Tchotchkes and Circus

Over the Thanksgiving weekend our Australian member pointed out a striking contrast. A constant topic of conversation among our group, being mid-career professionals from New York and Washington, D.C., it the outrageous price of houses. We are all at that age where we are looking and scheming, but for myself I have completely written off the prospect of ever owning a house in any place where I would like to live, namely the big city.

In the midst of one of these rants, Dean, a man with a considerable lust for gadgets mind you, pointed out that increasingly the most important things in life — housing, education, healthcare — are astronomically expensive, pushing completely unaffordable to normal middle class people. Meanwhile all the trivial junk — banana hangers, juicers, fruit dryers, bread makers, cheese straighteners — becomes ever more cheap.

This is just the economic continuation of bread and circus: as the most important things in life recede ever farther from grasp, people are distracted by trivial entertainment and petty satisfactions.

Often enough, this is offered up as adequate consolation in the bargain of trade liberalization. Yes, yes, mid-level skilled jobs may be fleeing the country at an alarming rate but this is completely offset — so the argument goes — by the stunning decrease in prices. People’s wages may have stagnated, but the goods they seek to purchase have decreased in price so their real standard of living has improved. The fly in the ointment is that the price of imported goods — cheese straighteners et. al. — has decreased while the price of domestically produced goods — healthcare, houses, education — has continued to increase apace. Or perhaps what we are witnessing is correct valuation of these dear goods: as the return on investment in these life-investments has grown, their value, like blue-chip stocks, has grown accordingly. Whatever the case, what we are witnessing is the reverse of Robert Reich’s thesis from The Work Of Nations: rather than investing in our immovable capital, namely our nation’s citizens, we are allowing them to crumble in favor of tooth brushes that match the bathroom curtains.

Owing to I-don’t-know-what — morbidity about the future and infatuation with the shimmer of the present — the calculation by which your average person discounts future prosperity is all out of whack. Contra the Virginia Postrel thesis, life may be ever more stylish and well designed, but it is simultaneously more mean and slim in its life-investment aspects. What we are experiencing is a hollowing out of the human economy. The aesthetics are just the latest in bread and circus. And I’m not talking ivory tower abstractions about what constitutes the good life — some sort of life of mind and real freedom versus crass materialist comfort. As Hans Roslings has amply demonstrated (e.g. Debunking ‘Third-World’ Myths with the Best Stats You’ve Ever Seen,”, TED, Monteray, California, February 2006) and as I’ve learned as a supervisor, basic health is perhaps the most important prerequisite to prosperity. Education is the foundation upon which future wellbeing is built. To the extent that we defer human investment in favor of spending our money on the day-to-day, we undermine our capacity to keep the circus of gadgets going.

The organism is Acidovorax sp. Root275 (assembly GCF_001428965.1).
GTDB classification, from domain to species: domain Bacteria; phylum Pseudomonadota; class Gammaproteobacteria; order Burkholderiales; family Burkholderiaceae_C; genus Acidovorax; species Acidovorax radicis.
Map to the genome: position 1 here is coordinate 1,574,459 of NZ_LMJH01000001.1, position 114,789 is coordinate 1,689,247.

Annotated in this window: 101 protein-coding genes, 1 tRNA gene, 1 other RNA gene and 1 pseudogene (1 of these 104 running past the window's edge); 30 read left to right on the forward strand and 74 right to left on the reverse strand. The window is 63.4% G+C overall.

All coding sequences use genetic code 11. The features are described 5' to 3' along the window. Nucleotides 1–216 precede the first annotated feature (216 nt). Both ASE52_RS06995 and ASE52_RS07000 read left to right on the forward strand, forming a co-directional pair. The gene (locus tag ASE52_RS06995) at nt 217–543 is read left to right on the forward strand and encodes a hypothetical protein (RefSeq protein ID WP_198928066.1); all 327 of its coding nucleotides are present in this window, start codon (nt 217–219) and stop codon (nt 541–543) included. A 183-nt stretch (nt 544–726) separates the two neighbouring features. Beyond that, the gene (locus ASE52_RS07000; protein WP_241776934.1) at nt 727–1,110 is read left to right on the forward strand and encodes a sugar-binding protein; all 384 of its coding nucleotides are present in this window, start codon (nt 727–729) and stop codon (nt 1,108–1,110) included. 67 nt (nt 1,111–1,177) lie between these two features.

Deregulate Marriage

Stephanie Coontz, perhaps the most successful professor at my alma mater in terms of actual impact on U.S. political debate, editorializes in today’s New York Times on why the state should get out of the business of certifying and legitimating marriages (“Taking Marriage Private,” 26 November 2007):

In the 1950s, using the marriage license as a shorthand way to distribute benefits and legal privileges made some sense because almost all adults were married…

Today, however, possession of a marriage license tells us little about people’s interpersonal responsibilities. Half of all Americans aged 25 to 29 are unmarried, and many of them already have incurred obligations as partners, parents or both. Almost 40 percent of America’s children are born to unmarried parents. Meanwhile, many legally married people are in remarriages where their obligations are spread among several households.

Possession of a marriage license is no longer the chief determinant of which obligations a couple must keep, either to their children or to each other. But it still determines which obligations a couple can keep — who gets hospital visitation rights, family leave, health care and survivor’s benefits. This may serve the purpose of some moralists. But it doesn’t serve the public interest of helping individuals meet their care-giving commitments.

A marriage is a hybrid of part administrative expedience, part contract law and part sacred cultural institution. The sacred cultural institution stuff is a part of autonomous culture and the state has little business meddling there. As for the administration and contract law portions, Ms. Coontz makes a perfectly pragmatic case for deregulation. Changing mores have rendered the original expedience obsolete.

So the argument goes in the economic sphere: the Twenty-First Century is a fast changing time for which the bureaucratic and regulatory machinery of the state is ill-suited. Best to leave it to the nimble, distributed private market to adapt to this rapidly evolving environment. So it is today also with culture. So how about extending the same courtesy to individuals as to business?

The Magnificent Seven

Thanksgiving weekend, 2007, Pleasant Valley Ranch, Pennsylvania, riding horses